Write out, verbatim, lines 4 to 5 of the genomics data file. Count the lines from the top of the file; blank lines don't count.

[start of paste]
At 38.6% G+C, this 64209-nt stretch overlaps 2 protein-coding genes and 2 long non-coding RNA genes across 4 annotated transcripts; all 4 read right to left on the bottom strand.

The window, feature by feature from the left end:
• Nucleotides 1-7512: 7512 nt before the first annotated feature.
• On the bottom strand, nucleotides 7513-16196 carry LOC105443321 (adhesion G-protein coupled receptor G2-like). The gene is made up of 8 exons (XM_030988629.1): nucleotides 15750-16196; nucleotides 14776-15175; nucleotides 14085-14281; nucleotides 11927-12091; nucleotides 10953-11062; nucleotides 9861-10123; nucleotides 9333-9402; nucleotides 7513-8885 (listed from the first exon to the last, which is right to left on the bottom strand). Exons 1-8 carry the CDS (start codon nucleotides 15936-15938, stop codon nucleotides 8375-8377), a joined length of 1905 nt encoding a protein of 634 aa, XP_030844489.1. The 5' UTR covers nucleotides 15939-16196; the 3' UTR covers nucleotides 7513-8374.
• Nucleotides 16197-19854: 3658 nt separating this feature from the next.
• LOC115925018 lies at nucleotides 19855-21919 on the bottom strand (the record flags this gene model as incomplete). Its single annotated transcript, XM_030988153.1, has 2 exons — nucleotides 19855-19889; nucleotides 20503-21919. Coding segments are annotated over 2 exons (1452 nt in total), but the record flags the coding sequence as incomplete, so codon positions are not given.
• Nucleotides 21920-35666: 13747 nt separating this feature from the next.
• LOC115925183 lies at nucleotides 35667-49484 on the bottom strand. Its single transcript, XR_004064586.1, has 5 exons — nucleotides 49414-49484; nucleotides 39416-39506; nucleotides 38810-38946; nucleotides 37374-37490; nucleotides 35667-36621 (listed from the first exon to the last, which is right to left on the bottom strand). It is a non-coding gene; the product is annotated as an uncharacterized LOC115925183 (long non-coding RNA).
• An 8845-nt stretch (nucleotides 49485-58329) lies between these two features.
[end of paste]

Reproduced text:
• On the bottom strand, nucleotides 7513-16196 carry LOC105443321 (adhesion G-protein coupled receptor G2-like). The gene is made up of 8 exons (XM_030988629.1): nucleotides 15750-16196; nucleotides 14776-15175; nucleotides 14085-14281; nucleotides 11927-12091; nucleotides 10953-11062; nucleotides 9861-10123; nucleotides 9333-9402; nucleotides 7513-8885 (listed from the first exon to the last, which is right to left on the bottom strand). Exons 1-8 carry the CDS (start codon nucleotides 15936-15938, stop codon nucleotides 8375-8377), a joined length of 1905 nt encoding a protein of 634 aa, XP_030844489.1. The 5' UTR covers nucleotides 15939-16196; the 3' UTR covers nucleotides 7513-8374.
• Nucleotides 16197-19854: 3658 nt separating this feature from the next.